In her short and powerful novel, which won the Prix Goncourt in France in 1984, Duras recounts the largely autobiographical story of her family’s struggles in Southeast Asia. The major characters of the book are the narrator, whose obsessive remembrances of her days as a high school student in Saigon center the novel; the Chinese lover, whose father prevents him from marrying the narrator; the narrator’s mother, whose favoritism for her older son and alternating encouragement and abuse of the narrator undermine the family; the older brother, who terrorizes his younger brother and sister while never finishing the school courses his mother arranges for him; and the younger brother, whose death spurs the narrator to attempt suicide.
Central themes of the book include memory and separation. Memory provides the frame for the novel, which is the recollection of a middle-aged Frenchwoman. One image that combines these themes is the photograph. The narrator describes how the mother has the family go to the photographer, always having pictures of the family group but not taking pictures of “Vinh Long . . . of the garden, the river, the straight tamarind-lined avenues of the French conquest, not of the house, nor of our institutional white-washed bedrooms with the big black-and-gilt iron beds, lit up like classrooms by the red streetlights, the green metal lampshades.”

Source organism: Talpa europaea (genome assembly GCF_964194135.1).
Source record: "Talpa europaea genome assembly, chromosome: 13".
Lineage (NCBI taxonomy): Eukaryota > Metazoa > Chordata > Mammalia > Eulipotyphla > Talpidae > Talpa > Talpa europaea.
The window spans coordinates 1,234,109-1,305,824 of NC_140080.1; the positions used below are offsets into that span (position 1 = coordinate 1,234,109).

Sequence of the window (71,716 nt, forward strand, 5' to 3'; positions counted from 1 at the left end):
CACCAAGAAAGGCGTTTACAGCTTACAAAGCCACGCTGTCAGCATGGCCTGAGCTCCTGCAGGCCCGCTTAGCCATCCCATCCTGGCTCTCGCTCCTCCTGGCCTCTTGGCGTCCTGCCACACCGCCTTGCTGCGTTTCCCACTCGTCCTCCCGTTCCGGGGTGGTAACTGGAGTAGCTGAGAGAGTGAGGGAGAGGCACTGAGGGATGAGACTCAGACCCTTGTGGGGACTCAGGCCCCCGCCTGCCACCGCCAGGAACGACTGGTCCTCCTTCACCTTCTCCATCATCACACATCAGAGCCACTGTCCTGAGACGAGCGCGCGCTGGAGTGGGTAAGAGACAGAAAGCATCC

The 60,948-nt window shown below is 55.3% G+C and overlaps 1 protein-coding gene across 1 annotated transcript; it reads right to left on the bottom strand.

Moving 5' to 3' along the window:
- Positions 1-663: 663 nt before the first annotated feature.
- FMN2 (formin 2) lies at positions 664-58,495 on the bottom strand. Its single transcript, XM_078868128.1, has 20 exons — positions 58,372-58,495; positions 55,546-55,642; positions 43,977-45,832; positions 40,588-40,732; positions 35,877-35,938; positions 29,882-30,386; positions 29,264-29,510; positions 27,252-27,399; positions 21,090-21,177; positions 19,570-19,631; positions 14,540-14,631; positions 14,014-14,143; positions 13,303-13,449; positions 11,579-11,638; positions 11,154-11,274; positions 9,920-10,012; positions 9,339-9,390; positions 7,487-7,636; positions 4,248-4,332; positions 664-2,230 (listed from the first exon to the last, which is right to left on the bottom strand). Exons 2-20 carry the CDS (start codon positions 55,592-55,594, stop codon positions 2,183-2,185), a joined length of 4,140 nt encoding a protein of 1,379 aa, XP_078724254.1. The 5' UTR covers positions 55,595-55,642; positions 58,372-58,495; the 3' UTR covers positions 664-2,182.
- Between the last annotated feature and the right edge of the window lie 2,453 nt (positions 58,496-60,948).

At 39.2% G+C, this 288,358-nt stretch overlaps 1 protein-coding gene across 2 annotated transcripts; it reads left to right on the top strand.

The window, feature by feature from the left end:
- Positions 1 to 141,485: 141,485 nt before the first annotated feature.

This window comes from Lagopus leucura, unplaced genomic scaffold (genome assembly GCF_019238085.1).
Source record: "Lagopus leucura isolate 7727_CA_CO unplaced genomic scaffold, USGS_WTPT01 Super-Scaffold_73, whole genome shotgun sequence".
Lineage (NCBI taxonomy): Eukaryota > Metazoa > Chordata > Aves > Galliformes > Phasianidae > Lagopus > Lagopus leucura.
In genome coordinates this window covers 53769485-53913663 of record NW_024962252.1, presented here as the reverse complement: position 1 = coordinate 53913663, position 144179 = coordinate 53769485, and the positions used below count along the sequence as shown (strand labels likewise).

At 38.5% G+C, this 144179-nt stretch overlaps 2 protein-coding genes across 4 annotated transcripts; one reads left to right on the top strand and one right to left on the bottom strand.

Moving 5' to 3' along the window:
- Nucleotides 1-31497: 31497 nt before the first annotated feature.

The narrator separates herself from her mother by describing what the mother...
(The entire section is 572 words.)